My Maturing Experience

By on Sep 12, 2011 in Fiction

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My Maturing Experience graphic

When I first saw Amrit, she was sixteen. I was dazzled by her beauty. It was evident to me that God Brahma was in a relaxed, cheerful mood and had spent a long time to make such a perfect specimen. She was the only child of the Thati Village chief, and her parents adored her. She was tall and slim with light brown skin and large brown eyes which could charm a cobra in two seconds. When she sang hymns at the temple, the birds stopped chirping, flies and mosquitoes ended their buzzing, and the congregation froze in their seats. I was in the congregation. I was spellbound, and the hot weather and rattling fans didn’t distract me.

However, her Karma had ruthless plans for her: She would be made to lead a torturous, miserable life in which she would suffer and beg for her death, but her Karma wouldn’t show any mercy. And her devoted parents and admirers would be unable to end her suffering.

Let me narrate her tragic, painful story: In 1930, I was studying at Khalsa College, Amritsar. My classmate, Mohan, a tall, handsome person, was the only son of the richest jagirdar (aristocrat) in our district. He was getting engaged to Amrit. He begged me to accompany him to the Thati Village in disguise and see Amrit as she prayed at the gurdwara (Sikh temple). Our customs didn’t permit him to see her before marriage. So this was the only way he could see Amrit. It was a risky affair. If discovered, we would have been clobbered, and he would have lost the chance to marry a girl who was so much admired by the people.

We pasted on white beards, wore white turbans, and walked with the help of walking sticks. Dressed like this, we reached Thati Village Gurdwara and attended the celebrations of Guru Nanak’s birthday. We sat cross-legged on the carpeted floor in the middle of the congregation facing the dais. The priest stood up and announced, “Now our chief’s daughter, Amrit, will sing two shabads (hymns) for us.”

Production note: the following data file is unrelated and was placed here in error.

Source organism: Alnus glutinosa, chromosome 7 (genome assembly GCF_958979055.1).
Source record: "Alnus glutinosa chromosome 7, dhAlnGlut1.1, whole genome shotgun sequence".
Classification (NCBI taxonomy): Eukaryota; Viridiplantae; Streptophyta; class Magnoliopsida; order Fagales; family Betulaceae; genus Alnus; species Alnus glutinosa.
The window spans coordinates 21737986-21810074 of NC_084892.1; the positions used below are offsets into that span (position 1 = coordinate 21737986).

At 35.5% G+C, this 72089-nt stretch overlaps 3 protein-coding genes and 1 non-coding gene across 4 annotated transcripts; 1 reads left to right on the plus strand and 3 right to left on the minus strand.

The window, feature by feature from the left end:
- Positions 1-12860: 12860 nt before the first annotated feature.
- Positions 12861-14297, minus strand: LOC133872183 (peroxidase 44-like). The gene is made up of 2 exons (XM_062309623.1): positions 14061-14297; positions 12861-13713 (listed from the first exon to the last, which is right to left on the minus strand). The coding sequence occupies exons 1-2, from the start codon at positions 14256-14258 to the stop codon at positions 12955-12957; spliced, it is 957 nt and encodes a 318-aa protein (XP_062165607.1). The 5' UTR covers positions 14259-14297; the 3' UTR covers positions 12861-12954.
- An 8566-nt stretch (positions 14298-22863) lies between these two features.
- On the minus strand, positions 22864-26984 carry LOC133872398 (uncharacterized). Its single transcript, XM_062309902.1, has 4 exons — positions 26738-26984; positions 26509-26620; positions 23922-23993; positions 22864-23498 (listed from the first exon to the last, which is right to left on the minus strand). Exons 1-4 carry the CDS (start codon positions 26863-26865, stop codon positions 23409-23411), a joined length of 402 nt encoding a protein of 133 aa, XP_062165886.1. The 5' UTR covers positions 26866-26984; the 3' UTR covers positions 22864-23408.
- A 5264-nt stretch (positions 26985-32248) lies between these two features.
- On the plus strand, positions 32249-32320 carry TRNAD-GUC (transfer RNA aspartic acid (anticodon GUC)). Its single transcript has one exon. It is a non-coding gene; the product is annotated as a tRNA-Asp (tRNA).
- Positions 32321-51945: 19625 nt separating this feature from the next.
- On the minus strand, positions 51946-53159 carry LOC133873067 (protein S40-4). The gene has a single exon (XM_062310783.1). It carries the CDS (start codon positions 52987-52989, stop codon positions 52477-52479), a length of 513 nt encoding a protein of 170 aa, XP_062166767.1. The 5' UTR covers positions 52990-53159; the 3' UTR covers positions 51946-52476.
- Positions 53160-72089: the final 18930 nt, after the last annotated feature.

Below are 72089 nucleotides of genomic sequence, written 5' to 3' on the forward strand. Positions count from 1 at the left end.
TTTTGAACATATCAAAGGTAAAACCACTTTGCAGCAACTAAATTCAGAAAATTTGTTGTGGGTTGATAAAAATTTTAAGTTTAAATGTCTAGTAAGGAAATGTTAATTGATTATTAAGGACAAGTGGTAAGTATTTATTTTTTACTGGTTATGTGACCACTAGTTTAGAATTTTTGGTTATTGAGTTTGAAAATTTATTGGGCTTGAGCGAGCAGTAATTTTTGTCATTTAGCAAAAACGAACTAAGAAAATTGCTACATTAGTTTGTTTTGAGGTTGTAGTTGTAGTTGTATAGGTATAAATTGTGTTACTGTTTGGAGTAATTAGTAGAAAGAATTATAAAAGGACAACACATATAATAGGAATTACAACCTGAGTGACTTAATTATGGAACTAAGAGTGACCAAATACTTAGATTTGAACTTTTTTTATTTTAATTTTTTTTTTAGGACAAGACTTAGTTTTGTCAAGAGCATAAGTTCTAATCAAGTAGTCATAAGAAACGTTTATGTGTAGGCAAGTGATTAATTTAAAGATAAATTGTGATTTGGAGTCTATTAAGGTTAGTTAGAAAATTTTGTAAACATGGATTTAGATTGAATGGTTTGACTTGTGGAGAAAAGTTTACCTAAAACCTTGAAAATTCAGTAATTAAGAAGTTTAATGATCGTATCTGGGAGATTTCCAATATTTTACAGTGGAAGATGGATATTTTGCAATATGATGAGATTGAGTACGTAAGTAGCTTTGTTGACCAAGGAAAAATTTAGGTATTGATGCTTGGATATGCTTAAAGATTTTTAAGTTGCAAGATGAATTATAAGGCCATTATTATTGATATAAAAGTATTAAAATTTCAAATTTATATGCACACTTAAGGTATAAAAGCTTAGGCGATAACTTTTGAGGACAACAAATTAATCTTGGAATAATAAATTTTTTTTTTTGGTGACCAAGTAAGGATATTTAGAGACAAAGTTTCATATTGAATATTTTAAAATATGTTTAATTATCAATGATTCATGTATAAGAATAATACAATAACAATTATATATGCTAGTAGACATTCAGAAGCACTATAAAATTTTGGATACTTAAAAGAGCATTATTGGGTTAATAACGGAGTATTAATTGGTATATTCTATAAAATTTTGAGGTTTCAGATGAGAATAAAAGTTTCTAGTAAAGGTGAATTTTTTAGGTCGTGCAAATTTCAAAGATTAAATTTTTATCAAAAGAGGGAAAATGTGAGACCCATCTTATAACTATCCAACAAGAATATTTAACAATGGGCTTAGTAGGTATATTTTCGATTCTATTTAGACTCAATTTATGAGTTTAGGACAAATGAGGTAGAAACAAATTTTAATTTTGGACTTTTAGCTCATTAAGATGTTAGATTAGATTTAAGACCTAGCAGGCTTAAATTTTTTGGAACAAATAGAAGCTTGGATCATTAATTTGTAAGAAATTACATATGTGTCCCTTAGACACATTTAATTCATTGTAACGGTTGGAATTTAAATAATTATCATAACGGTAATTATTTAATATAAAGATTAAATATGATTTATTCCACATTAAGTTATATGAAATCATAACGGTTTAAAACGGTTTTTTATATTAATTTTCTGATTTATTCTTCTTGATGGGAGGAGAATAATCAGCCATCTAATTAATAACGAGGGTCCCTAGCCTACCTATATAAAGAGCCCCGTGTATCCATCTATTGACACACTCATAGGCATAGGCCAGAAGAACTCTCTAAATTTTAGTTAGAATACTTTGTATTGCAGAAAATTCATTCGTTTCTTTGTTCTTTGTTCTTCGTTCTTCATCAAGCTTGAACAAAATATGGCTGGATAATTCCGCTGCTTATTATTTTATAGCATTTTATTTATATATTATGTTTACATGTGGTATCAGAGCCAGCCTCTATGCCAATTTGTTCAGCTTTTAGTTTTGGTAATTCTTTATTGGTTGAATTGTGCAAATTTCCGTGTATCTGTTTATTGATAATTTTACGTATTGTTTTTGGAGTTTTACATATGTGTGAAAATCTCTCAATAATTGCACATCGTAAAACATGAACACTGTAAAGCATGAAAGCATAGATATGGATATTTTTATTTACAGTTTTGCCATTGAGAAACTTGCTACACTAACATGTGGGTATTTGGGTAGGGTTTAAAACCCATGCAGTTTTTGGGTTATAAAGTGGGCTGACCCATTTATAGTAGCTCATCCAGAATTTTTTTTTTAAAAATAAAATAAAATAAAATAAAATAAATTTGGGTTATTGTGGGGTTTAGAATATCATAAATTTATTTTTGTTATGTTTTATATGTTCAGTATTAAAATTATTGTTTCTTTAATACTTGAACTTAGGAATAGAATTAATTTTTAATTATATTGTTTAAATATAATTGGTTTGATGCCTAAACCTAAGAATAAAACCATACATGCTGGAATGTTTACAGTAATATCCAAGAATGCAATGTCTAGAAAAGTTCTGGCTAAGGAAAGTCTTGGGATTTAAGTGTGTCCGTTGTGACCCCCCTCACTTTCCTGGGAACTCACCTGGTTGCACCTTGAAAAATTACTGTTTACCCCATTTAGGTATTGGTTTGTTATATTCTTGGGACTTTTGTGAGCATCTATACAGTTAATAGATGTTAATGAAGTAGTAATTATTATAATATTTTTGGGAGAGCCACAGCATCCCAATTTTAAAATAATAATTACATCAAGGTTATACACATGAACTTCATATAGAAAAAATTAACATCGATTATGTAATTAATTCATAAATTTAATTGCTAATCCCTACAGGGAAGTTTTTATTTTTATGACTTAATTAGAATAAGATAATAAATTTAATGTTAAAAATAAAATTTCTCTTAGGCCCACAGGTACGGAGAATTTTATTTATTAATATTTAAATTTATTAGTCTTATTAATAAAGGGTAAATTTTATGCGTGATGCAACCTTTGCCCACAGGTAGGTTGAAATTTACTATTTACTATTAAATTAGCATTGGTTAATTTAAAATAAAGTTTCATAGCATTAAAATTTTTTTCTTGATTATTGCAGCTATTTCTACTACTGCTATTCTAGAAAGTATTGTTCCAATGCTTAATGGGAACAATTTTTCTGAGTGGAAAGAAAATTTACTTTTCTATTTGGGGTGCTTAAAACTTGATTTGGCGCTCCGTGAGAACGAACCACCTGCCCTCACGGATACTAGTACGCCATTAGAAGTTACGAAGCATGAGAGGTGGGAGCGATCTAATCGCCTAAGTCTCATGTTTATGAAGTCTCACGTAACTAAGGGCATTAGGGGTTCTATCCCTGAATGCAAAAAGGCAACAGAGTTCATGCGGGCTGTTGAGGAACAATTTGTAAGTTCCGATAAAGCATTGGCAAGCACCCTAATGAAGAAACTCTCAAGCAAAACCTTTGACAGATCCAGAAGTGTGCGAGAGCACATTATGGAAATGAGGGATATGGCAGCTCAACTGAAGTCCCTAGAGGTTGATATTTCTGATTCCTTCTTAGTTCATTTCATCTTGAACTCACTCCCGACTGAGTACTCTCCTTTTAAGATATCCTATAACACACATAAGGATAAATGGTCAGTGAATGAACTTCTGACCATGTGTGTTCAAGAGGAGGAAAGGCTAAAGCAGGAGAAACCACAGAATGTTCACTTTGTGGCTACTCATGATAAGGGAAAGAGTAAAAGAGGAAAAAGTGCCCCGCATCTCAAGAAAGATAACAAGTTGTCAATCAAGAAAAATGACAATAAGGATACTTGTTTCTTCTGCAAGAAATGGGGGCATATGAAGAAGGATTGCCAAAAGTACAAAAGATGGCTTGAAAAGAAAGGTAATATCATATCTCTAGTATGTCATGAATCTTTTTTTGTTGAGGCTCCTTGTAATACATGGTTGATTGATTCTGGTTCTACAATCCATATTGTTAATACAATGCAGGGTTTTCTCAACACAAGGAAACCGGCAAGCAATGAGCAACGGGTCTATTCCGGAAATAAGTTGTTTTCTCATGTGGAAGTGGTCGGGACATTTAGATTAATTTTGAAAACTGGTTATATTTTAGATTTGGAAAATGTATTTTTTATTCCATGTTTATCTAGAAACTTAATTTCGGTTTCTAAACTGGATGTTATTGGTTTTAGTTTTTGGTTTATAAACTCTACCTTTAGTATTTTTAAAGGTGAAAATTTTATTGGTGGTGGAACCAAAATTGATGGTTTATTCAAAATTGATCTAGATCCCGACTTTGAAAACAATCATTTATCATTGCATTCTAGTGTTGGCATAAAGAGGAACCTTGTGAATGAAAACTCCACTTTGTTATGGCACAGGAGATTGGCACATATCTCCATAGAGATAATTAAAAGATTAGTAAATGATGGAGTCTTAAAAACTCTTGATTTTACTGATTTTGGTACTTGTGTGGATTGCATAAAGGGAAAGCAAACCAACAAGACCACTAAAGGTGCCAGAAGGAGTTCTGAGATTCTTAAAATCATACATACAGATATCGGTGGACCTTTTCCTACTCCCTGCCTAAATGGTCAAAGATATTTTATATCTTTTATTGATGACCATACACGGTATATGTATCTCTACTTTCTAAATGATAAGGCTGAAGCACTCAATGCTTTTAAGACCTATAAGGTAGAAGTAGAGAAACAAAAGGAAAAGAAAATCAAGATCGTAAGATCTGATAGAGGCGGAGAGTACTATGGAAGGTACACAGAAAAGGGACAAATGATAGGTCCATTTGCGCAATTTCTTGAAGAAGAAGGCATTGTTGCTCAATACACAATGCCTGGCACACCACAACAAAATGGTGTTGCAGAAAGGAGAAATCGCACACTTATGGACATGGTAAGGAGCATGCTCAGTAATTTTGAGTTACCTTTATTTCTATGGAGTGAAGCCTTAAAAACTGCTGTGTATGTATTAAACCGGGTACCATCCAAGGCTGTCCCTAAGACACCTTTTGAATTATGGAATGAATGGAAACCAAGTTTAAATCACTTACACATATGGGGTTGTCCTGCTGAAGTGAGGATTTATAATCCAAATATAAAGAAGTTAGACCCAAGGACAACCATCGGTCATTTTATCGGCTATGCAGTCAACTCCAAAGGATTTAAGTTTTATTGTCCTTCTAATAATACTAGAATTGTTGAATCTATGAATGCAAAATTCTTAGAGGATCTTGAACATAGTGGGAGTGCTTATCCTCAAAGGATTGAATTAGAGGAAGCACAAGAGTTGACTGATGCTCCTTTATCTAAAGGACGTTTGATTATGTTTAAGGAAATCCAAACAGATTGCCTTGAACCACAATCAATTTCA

Our eyes were focused on the dais. A gorgeous girl stood up and walked to the dais. She sat behind the harmonium, and the tabla (a pair of small drums) man sat behind her.

Mohan’s eyes flew wide open, and he took a deep breath. I was amazed. Soon melodious music filled the hall and resounded from the walls. Mohan froze like a statue. After she finished her singing, Mohan pinched me, and whispered in my ear, “Let’s shoot out.”

We came out, put on our shoes, and walked out of the village. As we came out in the fields, we entered the tall corn field and removed our disguises.

“Let’s sprint to the Grand Trunk Road, and then we will talk,” I whispered.

We came out as young men and heaved a sigh of relief. If anybody had found us at that place, we were prepared with our excuse: “We were going to the Golden Temple.”

On reaching the busy road, we sat on the wooden chairs in a dhabba (a cheap eatery) and relaxed with tea cups.

“Well, Mohan you have seen you future betrothed. What do you think about her?”

“Holy Cow! She is prettier than goddess Parvati,” he said.

“What about her singing?”


“Mohan, you’re a lucky fellow. Don’t make any missteps; behave like a saint.”

“No staring at any other woman. Once I marry her, I’ll do everything to keep her happy.”

We reached our hostel and resumed our studies.

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Born in Punjab India, Raghbir Dhillon's father was an English professor and famous writer. He excelled academically, graduating first in his class in college with a B.A. and topping the university when he earned a BSCE in 1947. For 11 years he was a railroad engineer in India before immigrating to America, where he earned his MSCE from Purdue University. He served with several consulting firms in America, retiring in 1987 as chief engineer with Campbell & Associates. Together with his wife, he has written 90 stories and had a few of them published in Indian papers and American magazines. They have also completed four novels.